As retirement research has evolved, so too have ideas about what constitutes an optimal retirement strategy.

In fact, in a recent paper, researchers Patrick Collins and Francois Gadenne note that the three generally accepted retirement modeling approaches each have their own shape — from the curve of the efficient frontier, to the triangle of the Maslow-style hierarchy of retirement needs, to the rectangle of the household balance sheet with its assets and liabilities.

While each of the different forms may be shaped, as it were, by different recommendations, it’s not entirely clear which is best — or if we can even speak honestly about such a possibility. That may be just as well, as the best approach for retirement planning may incorporate all three shapes.

While his original paper was simply called Portfolio Selection, Harry Markowitz’s 1952 article in the Journal of Finance ultimately became the foundation of portfolio design, aptly dubbed Modern Portfolio Theory. Its key insight was that the investments of a portfolio shouldn’t be selected based solely on their individual return potential. Instead, effective portfolio design considers both the expected return and the risk — i.e., volatility — of the investment. Furthermore, it prescribed that a portfolio should be evaluated based on the overall risk of the entire portfolio, not just its component parts.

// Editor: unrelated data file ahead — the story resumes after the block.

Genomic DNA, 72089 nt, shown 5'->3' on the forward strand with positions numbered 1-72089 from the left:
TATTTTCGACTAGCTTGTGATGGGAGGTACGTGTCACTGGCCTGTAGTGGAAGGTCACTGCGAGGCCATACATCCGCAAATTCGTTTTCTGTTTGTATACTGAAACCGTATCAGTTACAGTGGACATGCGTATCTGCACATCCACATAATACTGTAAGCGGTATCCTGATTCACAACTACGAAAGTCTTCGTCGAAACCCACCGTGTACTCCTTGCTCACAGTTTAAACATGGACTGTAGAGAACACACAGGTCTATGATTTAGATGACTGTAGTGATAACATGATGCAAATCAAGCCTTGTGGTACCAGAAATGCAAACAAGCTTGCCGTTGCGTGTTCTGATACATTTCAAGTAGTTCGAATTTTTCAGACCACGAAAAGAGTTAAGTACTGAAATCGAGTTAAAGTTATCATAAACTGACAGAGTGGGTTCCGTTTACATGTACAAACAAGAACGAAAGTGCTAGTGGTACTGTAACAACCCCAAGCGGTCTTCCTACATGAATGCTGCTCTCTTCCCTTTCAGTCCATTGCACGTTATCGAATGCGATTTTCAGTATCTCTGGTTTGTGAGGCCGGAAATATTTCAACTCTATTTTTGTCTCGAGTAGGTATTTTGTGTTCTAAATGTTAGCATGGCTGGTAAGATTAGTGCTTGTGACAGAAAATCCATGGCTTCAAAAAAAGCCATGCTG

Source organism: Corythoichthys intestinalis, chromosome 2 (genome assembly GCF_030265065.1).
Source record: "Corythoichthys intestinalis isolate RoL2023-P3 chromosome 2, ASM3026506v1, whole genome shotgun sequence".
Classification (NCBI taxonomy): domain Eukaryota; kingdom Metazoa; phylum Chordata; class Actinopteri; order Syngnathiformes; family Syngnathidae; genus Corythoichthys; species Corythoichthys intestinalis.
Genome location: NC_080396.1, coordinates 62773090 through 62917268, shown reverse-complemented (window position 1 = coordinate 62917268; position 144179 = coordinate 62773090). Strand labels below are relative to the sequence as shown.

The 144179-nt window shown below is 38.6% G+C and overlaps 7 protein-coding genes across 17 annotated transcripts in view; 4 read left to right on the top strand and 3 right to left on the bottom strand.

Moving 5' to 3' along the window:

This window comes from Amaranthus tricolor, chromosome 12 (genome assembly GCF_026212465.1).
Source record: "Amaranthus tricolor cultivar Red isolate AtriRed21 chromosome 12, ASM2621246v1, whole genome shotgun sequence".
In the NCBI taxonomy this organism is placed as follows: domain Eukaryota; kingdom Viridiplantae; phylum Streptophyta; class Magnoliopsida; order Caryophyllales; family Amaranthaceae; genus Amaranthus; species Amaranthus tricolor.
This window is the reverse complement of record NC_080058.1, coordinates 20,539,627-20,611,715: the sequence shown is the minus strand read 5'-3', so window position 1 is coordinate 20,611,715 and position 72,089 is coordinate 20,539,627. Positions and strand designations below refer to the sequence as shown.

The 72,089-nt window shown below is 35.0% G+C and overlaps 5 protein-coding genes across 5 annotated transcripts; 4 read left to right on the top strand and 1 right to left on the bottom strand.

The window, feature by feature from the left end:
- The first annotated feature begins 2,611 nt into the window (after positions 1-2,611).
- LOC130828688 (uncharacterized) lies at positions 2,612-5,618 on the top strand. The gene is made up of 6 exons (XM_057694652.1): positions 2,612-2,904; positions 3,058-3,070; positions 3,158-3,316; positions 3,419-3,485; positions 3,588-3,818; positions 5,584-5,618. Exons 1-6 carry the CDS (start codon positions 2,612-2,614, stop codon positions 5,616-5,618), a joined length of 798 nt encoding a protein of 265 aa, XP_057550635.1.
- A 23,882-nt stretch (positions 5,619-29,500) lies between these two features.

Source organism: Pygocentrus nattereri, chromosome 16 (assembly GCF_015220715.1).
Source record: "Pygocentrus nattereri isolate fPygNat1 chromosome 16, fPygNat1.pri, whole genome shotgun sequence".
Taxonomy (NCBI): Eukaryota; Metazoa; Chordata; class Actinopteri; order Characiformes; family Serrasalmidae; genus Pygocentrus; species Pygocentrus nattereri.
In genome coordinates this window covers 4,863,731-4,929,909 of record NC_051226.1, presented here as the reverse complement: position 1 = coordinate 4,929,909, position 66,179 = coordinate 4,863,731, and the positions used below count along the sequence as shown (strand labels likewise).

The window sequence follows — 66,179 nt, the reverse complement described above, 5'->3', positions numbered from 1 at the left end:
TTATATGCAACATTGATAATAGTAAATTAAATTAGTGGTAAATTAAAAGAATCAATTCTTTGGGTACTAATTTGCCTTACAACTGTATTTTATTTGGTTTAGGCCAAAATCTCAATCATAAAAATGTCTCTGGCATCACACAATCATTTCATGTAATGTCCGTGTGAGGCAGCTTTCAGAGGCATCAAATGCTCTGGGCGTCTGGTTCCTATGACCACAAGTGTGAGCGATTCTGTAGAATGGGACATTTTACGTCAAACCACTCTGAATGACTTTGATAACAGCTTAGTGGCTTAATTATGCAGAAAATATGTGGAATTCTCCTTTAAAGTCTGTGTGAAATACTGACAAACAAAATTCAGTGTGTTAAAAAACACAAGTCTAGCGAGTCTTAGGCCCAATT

This Mean Variance Optimization approach to designing a portfolio was originally created to select investments on an annual basis, predicated on annual expected return and volatility metrics. However, it was ultimately adopted as an approach to fund longer-term goals such as retirement.

After all, if the MVO approach could effectively minimize risk for a given level of expected return, or maximize return for a given level of risk tolerance, then in theory buying and holding that portfolio for the long run should deliver the best path to achieving the retirement goal. The investor simply had to constrain the portfolio to a level of overall risk that was comfortable — that is, to pick a portfolio on the efficient frontier that was consistent with risk tolerance.

The shape of your retirement planning approach dramatically impacts the lens through which you evaluate what is a good or bad retirement strategy.

However, while the MPT approach was relatively straightforward to apply to a single portfolio pursuing a single goal — ideally over a single time horizon — it was more problematic in the context of a broad range of planning goals, each of which might have not only different time horizons and different comfort levels with risk, but also outright different priorities.